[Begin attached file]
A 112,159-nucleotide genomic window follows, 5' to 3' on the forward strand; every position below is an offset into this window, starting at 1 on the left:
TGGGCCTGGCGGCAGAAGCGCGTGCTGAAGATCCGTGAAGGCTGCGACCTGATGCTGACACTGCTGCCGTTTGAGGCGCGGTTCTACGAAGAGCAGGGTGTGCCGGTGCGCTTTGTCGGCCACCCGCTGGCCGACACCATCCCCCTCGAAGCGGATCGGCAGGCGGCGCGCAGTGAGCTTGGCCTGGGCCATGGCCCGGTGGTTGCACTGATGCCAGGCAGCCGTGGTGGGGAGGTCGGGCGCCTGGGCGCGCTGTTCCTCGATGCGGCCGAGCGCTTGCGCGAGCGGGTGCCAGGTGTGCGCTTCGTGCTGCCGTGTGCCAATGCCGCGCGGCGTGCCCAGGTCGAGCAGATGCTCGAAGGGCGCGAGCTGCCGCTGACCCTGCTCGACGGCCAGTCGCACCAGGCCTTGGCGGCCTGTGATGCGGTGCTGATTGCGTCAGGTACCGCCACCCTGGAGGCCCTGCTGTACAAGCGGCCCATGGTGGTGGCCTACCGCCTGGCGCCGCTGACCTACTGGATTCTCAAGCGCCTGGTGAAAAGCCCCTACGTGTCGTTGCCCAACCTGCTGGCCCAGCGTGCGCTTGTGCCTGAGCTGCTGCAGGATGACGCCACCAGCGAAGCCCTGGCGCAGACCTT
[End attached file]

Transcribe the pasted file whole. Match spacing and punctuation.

A 112,159-nucleotide genomic window follows, 5' to 3' on the forward strand; every position below is an offset into this window, starting at 1 on the left:
TGGGCCTGGCGGCAGAAGCGCGTGCTGAAGATCCGTGAAGGCTGCGACCTGATGCTGACACTGCTGCCGTTTGAGGCGCGGTTCTACGAAGAGCAGGGTGTGCCGGTGCGCTTTGTCGGCCACCCGCTGGCCGACACCATCCCCCTCGAAGCGGATCGGCAGGCGGCGCGCAGTGAGCTTGGCCTGGGCCATGGCCCGGTGGTTGCACTGATGCCAGGCAGCCGTGGTGGGGAGGTCGGGCGCCTGGGCGCGCTGTTCCTCGATGCGGCCGAGCGCTTGCGCGAGCGGGTGCCAGGTGTGCGCTTCGTGCTGCCGTGTGCCAATGCCGCGCGGCGTGCCCAGGTCGAGCAGATGCTCGAAGGGCGCGAGCTGCCGCTGACCCTGCTCGACGGCCAGTCGCACCAGGCCTTGGCGGCCTGTGATGCGGTGCTGATTGCGTCAGGTACCGCCACCCTGGAGGCCCTGCTGTACAAGCGGCCCATGGTGGTGGCCTACCGCCTGGCGCCGCTGACCTACTGGATTCTCAAGCGCCTGGTGAAAAGCCCCTACGTGTCGTTGCCCAACCTGCTGGCCCAGCGTGCGCTTGTGCCTGAGCTGCTGCAGGATGACGCCACCAGCGAAGCCCTGGCGCAGACCTT